Contents of the Map to be prepared by Public-Private-Participation (PPP)

The contents of the map ie topographical features will continue to be produced by the aerial photography / photogrammetry. But once the accurate contents are produced, its updating etc can depend on the satellite imagery the resolution of which will be commensurate with the accuracy of mapping.

The contents of the map could be prepared by the combined efforts of government and the private organizations. This policy will not only provide a quantum jump to the productivity of mapping organizations but will open the market for a large number of private organizations and consequent job opportunities.

Suggestion three:

Updating of Maps to go to private sector

Professionally there is no difficulty of updating the existing maps by the private sector. Not much equipment is needed towards this activity and this phase of work can be undertaken at a very low cost. In many cases the user-department can also undertake the revision.

At the initial stages this activity can be confined to the non-restricted areas and large scale Town Guide Maps of SOI and other area like cadastral (revenue) maps.

Some other suggestions pertaining to the improvement of maps and services have been mentioned in Box 3.

Structure: Linkages of existing surveying organizations

SOI is very much central to the overall network of the survey organizations in India. As mentioned earlier, there are presently many new organizations, which have carved out a niche as important members of the Geomatics community. It has also been suggested earlier (Suggestion One) that ground control stations and BM’s should remain with the Government.

The following suggestions are being made further as an extension of the same theme. The prevalence of Restriction Policy is also very much kept in mind while making these suggestions.

Suggestion four:

Reorganization; Survey of India; Area of responsibility

All non-restricted areas of India should be the responsibility of SOI for all the mapping activities. This division of responsibility will be done on the basis of 1:250000 sheets (sixteen 1:50000 sheets). All GPS control activities, aerial photography, photogrammetry and mapping on 1:50000, 1:25000, other large scale up to 1:10000 scale e.g. urban mapping and support to cadastral mapping will, in concept, be the responsibility of SOI.

Surveying and mapping of scales larger than 1:10000 should be left to the private sector or Public-Private-Participation (PPP) as mentioned earlier.

In addition, SOI will manage Geodetic & Research Branch. Survey Training Institute will also support the other sister organizations, namely Army Surveys and Naval Hydrographic Office.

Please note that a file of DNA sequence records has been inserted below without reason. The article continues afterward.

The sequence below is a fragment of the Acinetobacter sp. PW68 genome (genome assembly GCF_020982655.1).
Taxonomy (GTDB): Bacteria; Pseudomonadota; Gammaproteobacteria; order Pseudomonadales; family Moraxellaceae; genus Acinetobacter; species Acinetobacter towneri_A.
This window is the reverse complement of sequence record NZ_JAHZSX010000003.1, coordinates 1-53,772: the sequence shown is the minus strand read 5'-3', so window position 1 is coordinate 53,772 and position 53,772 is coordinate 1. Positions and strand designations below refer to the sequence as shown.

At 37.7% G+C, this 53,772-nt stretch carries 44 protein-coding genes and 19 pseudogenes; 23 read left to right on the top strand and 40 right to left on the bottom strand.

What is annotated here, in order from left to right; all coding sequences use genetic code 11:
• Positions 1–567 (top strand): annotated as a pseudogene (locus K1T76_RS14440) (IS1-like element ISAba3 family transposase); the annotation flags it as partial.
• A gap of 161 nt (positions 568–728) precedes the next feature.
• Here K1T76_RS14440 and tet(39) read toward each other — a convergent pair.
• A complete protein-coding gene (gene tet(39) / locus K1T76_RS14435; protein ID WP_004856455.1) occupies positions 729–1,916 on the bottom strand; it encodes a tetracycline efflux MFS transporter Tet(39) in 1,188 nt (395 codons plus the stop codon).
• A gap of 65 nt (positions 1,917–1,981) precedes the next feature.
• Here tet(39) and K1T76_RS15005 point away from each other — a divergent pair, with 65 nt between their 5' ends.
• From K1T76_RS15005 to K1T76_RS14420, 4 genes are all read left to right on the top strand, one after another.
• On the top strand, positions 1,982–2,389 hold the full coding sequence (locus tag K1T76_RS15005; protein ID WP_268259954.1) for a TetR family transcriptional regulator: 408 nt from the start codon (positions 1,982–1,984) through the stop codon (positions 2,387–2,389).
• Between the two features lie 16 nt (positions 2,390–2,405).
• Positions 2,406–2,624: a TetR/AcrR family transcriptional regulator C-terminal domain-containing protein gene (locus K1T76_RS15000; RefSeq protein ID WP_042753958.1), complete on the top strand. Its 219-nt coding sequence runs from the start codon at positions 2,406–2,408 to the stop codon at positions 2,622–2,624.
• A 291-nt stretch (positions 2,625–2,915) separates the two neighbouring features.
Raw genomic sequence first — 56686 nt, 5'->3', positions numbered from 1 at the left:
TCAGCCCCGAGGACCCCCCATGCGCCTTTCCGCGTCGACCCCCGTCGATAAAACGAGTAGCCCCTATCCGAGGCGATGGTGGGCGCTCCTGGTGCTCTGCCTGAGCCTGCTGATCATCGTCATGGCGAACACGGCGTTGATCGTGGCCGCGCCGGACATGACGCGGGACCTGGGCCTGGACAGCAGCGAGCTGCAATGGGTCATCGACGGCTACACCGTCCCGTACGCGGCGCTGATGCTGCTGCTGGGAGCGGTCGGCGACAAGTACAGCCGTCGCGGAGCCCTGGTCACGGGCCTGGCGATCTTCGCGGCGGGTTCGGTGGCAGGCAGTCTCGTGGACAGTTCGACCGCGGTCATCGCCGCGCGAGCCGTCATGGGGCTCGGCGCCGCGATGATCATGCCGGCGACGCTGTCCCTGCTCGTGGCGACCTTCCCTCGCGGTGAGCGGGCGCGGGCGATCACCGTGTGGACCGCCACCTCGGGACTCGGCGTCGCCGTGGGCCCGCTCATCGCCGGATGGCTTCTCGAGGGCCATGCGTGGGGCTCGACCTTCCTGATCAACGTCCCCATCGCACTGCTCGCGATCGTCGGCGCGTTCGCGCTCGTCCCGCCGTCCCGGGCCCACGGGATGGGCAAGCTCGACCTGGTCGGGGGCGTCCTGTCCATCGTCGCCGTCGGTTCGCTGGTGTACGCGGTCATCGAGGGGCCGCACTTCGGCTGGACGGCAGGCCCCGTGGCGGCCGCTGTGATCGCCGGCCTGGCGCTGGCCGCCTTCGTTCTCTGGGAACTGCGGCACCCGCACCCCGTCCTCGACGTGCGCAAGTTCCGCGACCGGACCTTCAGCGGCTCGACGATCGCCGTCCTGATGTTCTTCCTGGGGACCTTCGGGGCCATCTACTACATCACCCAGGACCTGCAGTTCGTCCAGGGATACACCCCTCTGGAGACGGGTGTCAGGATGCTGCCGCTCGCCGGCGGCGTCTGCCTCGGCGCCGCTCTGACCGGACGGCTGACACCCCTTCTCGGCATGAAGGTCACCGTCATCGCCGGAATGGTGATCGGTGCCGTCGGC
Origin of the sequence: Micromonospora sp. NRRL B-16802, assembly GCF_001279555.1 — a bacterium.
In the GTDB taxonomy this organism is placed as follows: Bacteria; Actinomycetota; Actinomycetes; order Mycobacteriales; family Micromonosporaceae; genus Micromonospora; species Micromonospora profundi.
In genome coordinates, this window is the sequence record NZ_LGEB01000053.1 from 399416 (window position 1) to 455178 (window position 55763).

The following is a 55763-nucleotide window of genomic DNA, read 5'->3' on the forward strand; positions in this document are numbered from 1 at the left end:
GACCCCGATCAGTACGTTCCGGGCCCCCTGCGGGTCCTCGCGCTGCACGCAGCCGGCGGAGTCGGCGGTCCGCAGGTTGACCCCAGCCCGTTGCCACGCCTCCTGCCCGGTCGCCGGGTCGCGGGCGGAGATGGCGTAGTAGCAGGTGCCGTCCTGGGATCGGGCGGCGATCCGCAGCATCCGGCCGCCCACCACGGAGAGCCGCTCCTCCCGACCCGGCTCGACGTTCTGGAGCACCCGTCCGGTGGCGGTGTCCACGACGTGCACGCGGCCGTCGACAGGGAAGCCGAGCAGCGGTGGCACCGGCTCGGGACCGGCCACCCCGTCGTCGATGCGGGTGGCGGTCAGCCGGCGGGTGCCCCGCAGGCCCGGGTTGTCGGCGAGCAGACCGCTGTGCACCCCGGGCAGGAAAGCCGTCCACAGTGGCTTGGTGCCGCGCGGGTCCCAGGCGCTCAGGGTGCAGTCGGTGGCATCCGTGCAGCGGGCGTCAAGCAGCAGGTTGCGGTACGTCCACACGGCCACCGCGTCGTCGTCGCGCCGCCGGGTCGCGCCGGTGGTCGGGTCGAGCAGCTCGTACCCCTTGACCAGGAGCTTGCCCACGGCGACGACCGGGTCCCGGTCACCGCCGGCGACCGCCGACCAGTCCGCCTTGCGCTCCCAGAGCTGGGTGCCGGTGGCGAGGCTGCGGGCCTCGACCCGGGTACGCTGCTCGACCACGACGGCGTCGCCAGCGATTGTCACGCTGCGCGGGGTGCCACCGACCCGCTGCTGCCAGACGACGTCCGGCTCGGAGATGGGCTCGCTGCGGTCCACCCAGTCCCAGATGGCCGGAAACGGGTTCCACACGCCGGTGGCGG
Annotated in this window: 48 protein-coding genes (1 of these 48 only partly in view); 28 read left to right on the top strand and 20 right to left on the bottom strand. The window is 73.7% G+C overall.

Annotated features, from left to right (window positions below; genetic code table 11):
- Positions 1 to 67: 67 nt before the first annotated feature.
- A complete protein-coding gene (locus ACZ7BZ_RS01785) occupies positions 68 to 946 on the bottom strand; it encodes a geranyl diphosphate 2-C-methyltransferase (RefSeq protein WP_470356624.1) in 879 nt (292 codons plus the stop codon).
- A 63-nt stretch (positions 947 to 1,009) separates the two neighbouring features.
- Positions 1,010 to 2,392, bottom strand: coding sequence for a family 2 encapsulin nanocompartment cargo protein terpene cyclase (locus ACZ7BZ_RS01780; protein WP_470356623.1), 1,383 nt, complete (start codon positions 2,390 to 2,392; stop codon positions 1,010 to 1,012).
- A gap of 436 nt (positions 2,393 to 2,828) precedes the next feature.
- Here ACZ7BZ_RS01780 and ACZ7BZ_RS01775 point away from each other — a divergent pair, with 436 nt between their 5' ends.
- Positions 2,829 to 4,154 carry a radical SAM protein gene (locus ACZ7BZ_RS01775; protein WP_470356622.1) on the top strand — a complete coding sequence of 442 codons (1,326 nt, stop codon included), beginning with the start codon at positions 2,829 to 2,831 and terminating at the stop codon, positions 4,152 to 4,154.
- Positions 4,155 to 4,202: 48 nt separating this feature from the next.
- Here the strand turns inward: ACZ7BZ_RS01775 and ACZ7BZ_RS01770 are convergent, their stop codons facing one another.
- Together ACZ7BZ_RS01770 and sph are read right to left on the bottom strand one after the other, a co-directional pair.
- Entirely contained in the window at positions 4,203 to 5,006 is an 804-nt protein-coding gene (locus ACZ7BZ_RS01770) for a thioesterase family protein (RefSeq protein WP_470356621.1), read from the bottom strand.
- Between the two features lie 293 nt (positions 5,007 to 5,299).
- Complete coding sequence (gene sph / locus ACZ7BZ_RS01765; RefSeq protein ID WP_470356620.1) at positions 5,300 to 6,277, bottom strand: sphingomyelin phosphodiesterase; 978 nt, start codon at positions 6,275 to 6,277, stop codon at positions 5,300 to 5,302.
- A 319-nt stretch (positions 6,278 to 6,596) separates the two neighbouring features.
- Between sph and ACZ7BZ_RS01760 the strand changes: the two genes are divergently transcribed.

Restriction Policy is mainly concerned with the northern borders and coastal belt. It is, therefore, suggested that all restricted mapping at the border areas be made the responsibility of Army Directorate of Surveys. In this, they will look after the production of maps on scales 1:50000, 1:25000 and 1:10000 (town maps). This will include establishment of control (upkeep also), aerial photography, photogrammetry and map printing.

Geodetic & Research Branch, Survey Training Institute (under SOI) will provide full support to the Army, Directorate of Survey and Naval Hydrographic surveys.

Similarly, Naval Hydrographic Office will look after the coastal belt (restricted areas) with all the responsibilities of mapping as mentioned above for the Directorate of Army Surveys.

Because of the restriction policy, the mapping activities involving scales larger than 1:10000 will be done under the variant of the formula for Public-Private-Participation.


Figure-1: Model for Change-Management

Role of the Ministry of Science & Technology

Ministry of Science & Technology should continue the policy embracing all the surveying and mappingactivities in India through the modified structure of the National Spatial Data Infrastructure (NSDI).

The Surveyor General and his staffsupport should be a part of the Ministry of Science & Technology. In fact, it is visualized that NSDI with little change in its constitution can act as an Advisory Council on technical, administrative and strategic matters pertaining to Geomatics. Also, there should be an Advisory Council to assist the Ministry.Some private professionals and NGOs could also be invited to become members of the Advisory Council. The advisory Council will be so structured that it is able to provide continuity and improvement of the policies. The transfer and change in bureaucracy and government organizations will then have a minimum effect on the major policy issues.

Summary of the suggestion four:

The purport of the above suggestion is that three government organizations, which are quite capable of delivering the results based on the latest technologies, will be responsible for the surveying and mapping. The coordination of the policies will be carried out by the Ministry of Science & Technology.